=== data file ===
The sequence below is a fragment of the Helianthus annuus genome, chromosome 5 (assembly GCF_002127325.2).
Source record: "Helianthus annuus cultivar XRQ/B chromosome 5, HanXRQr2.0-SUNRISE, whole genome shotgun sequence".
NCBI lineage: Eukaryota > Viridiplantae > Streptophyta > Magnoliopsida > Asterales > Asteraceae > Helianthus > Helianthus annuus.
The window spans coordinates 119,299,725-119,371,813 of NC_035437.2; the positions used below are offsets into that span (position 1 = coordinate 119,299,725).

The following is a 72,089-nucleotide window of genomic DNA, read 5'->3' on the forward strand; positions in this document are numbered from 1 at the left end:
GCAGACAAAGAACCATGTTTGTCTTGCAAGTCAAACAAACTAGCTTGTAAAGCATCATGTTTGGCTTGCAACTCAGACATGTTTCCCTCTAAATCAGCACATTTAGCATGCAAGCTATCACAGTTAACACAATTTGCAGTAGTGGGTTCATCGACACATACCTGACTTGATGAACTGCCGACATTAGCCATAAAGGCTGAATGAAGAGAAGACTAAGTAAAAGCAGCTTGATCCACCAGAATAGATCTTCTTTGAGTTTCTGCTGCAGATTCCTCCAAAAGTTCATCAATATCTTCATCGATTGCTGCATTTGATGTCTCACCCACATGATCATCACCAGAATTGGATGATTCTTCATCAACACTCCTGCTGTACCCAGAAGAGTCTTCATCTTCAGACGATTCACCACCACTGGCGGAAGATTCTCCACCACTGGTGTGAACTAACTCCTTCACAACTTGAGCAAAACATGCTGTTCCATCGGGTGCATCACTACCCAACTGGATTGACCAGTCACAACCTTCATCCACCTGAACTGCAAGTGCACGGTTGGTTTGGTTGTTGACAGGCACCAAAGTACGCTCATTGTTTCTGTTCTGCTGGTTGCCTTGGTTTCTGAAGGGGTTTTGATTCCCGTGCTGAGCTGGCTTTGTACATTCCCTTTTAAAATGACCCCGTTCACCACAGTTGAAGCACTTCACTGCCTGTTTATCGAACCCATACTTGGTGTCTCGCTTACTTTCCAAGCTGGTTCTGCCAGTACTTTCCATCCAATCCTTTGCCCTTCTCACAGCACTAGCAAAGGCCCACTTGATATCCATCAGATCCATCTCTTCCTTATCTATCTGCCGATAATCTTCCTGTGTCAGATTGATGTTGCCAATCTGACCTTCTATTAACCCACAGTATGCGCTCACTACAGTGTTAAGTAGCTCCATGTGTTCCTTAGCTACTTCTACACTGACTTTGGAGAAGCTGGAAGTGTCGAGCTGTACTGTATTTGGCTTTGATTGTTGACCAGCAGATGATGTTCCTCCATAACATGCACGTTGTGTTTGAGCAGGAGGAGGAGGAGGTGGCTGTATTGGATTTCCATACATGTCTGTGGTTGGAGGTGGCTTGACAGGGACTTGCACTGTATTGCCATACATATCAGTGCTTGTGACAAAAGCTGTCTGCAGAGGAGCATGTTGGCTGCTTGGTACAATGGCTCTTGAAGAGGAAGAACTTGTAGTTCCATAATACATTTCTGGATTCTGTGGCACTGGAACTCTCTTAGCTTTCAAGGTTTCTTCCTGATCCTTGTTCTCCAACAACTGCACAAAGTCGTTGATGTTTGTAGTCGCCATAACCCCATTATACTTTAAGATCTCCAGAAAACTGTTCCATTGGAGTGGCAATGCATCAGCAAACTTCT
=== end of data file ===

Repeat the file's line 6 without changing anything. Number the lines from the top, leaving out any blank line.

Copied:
GCAGACAAAGAACCATGTTTGTCTTGCAAGTCAAACAAACTAGCTTGTAAAGCATCATGTTTGGCTTGCAACTCAGACATGTTTCCCTCTAAATCAGCACATTTAGCATGCAAGCTATCACAGTTAACACAATTTGCAGTAGTGGGTTCATCGACACATACCTGACTTGATGAACTGCCGACATTAGCCATAAAGGCTGAATGAAGAGAAGACTAAGTAAAAGCAGCTTGATCCACCAGAATAGATCTTCTTTGAGTTTCTGCTGCAGATTCCTCCAAAAGTTCATCAATATCTTCATCGATTGCTGCATTTGATGTCTCACCCACATGATCATCACCAGAATTGGATGATTCTTCATCAACACTCCTGCTGTACCCAGAAGAGTCTTCATCTTCAGACGATTCACCACCACTGGCGGAAGATTCTCCACCACTGGTGTGAACTAACTCCTTCACAACTTGAGCAAAACATGCTGTTCCATCGGGTGCATCACTACCCAACTGGATTGACCAGTCACAACCTTCATCCACCTGAACTGCAAGTGCACGGTTGGTTTGGTTGTTGACAGGCACCAAAGTACGCTCATTGTTTCTGTTCTGCTGGTTGCCTTGGTTTCTGAAGGGGTTTTGATTCCCGTGCTGAGCTGGCTTTGTACATTCCCTTTTAAAATGACCCCGTTCACCACAGTTGAAGCACTTCACTGCCTGTTTATCGAACCCATACTTGGTGTCTCGCTTACTTTCCAAGCTGGTTCTGCCAGTACTTTCCATCCAATCCTTTGCCCTTCTCACAGCACTAGCAAAGGCCCACTTGATATCCATCAGATCCATCTCTTCCTTATCTATCTGCCGATAATCTTCCTGTGTCAGATTGATGTTGCCAATCTGACCTTCTATTAACCCACAGTATGCGCTCACTACAGTGTTAAGTAGCTCCATGTGTTCCTTAGCTACTTCTACACTGACTTTGGAGAAGCTGGAAGTGTCGAGCTGTACTGTATTTGGCTTTGATTGTTGACCAGCAGATGATGTTCCTCCATAACATGCACGTTGTGTTTGAGCAGGAGGAGGAGGAGGTGGCTGTATTGGATTTCCATACATGTCTGTGGTTGGAGGTGGCTTGACAGGGACTTGCACTGTATTGCCATACATATCAGTGCTTGTGACAAAAGCTGTCTGCAGAGGAGCATGTTGGCTGCTTGGTACAATGGCTCTTGAAGAGGAAGAACTTGTAGTTCCATAATACATTTCTGGATTCTGTGGCACTGGAACTCTCTTAGCTTTCAAGGTTTCTTCCTGATCCTTGTTCTCCAACAACTGCACAAAGTCGTTGATGTTTGTAGTCGCCATAACCCCATTATACTTTAAGATCTCCAGAAAACTGTTCCATTGGAGTGGCAATGCATCAGCAAACTTCT